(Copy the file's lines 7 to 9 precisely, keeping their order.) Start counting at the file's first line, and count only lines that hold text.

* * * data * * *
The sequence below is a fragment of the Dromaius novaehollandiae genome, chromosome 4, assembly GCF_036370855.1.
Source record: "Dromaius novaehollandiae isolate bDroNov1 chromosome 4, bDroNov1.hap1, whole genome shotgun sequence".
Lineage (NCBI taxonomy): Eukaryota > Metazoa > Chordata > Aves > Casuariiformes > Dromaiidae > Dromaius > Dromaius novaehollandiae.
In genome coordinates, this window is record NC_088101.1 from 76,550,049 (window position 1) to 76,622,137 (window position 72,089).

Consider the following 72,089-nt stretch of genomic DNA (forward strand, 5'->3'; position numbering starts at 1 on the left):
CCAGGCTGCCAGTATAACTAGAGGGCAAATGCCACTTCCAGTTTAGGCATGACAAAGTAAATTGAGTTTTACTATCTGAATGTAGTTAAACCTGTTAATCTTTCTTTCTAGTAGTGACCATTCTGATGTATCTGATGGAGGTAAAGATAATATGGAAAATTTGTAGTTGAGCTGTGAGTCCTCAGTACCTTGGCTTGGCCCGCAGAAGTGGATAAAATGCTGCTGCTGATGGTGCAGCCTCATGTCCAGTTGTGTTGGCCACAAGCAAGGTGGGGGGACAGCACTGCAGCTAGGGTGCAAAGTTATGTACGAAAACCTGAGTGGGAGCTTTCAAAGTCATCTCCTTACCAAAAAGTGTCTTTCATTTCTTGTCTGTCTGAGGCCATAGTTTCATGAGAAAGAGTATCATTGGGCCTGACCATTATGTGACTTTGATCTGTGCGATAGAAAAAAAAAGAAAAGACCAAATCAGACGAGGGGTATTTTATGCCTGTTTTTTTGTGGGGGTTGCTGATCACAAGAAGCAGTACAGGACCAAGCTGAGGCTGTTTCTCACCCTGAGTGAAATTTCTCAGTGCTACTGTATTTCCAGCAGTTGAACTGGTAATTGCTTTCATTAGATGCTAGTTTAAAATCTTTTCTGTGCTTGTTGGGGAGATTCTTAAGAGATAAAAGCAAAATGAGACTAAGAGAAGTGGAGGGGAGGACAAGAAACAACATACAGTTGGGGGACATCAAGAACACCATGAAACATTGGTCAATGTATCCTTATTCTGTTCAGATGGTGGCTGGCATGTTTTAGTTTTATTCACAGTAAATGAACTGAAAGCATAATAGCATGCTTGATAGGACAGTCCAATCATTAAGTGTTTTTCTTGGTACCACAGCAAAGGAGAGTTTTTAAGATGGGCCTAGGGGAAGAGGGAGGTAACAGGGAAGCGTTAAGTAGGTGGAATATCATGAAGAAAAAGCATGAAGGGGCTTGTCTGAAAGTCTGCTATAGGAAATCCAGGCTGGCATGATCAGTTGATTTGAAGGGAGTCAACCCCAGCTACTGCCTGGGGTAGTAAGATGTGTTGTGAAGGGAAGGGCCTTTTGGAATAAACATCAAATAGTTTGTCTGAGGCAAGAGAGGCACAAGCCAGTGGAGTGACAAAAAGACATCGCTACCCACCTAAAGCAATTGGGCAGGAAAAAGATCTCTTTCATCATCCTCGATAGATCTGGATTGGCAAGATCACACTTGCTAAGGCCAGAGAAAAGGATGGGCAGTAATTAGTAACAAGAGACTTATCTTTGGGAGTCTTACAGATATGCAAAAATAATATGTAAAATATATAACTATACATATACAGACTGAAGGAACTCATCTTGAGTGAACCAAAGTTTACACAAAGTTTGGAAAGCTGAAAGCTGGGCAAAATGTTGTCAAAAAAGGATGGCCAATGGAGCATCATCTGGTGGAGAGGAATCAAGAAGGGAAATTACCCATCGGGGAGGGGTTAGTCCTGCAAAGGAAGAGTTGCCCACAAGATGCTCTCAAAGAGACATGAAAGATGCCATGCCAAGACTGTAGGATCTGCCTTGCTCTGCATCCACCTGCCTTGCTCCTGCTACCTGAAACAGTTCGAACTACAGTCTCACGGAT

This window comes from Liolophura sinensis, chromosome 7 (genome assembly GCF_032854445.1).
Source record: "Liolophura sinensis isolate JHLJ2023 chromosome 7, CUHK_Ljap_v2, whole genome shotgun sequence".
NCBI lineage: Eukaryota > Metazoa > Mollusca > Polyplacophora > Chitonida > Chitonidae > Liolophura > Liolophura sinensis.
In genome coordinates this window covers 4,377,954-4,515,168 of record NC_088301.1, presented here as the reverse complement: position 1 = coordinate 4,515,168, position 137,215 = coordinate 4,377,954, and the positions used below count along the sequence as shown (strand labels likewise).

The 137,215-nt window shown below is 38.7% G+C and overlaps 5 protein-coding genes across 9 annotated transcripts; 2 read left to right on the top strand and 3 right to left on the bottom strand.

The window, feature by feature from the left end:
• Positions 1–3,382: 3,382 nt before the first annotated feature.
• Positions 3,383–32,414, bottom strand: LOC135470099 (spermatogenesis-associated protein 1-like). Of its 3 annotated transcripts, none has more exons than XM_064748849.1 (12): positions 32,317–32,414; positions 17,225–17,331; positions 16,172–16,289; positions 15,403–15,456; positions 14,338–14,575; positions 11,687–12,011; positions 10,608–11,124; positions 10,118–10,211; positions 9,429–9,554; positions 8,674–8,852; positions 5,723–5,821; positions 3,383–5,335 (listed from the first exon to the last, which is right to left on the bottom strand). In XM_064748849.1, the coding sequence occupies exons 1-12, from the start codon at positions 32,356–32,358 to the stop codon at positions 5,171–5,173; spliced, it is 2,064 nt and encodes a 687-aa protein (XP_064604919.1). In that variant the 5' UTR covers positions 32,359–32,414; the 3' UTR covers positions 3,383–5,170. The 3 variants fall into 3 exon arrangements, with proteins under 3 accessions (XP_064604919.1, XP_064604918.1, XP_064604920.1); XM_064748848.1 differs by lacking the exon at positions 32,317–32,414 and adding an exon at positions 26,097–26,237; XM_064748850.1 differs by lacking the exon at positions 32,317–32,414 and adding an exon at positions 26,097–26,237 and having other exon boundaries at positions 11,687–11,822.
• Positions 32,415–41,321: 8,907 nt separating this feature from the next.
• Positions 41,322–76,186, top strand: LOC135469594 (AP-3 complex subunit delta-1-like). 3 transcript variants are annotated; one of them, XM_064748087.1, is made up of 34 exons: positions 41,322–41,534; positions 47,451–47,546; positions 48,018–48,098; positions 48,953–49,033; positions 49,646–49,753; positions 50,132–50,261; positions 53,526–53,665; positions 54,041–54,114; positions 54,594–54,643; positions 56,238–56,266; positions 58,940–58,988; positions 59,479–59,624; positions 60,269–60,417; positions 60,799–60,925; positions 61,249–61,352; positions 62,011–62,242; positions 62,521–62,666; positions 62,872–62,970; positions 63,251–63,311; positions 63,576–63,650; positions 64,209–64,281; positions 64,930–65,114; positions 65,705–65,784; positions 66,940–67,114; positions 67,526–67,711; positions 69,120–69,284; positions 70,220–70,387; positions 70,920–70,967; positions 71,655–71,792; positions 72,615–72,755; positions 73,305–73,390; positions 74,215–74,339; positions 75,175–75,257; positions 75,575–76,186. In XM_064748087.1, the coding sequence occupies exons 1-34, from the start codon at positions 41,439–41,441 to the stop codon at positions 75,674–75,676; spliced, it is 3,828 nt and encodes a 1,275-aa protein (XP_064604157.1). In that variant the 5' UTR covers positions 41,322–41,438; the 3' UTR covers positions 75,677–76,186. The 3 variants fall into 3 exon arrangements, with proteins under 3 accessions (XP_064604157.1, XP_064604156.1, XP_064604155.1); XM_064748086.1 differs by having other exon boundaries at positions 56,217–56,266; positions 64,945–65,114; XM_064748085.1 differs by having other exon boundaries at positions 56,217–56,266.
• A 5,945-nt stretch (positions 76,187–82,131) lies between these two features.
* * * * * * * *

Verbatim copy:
This window comes from Liolophura sinensis, chromosome 7 (genome assembly GCF_032854445.1).
Source record: "Liolophura sinensis isolate JHLJ2023 chromosome 7, CUHK_Ljap_v2, whole genome shotgun sequence".
NCBI lineage: Eukaryota > Metazoa > Mollusca > Polyplacophora > Chitonida > Chitonidae > Liolophura > Liolophura sinensis.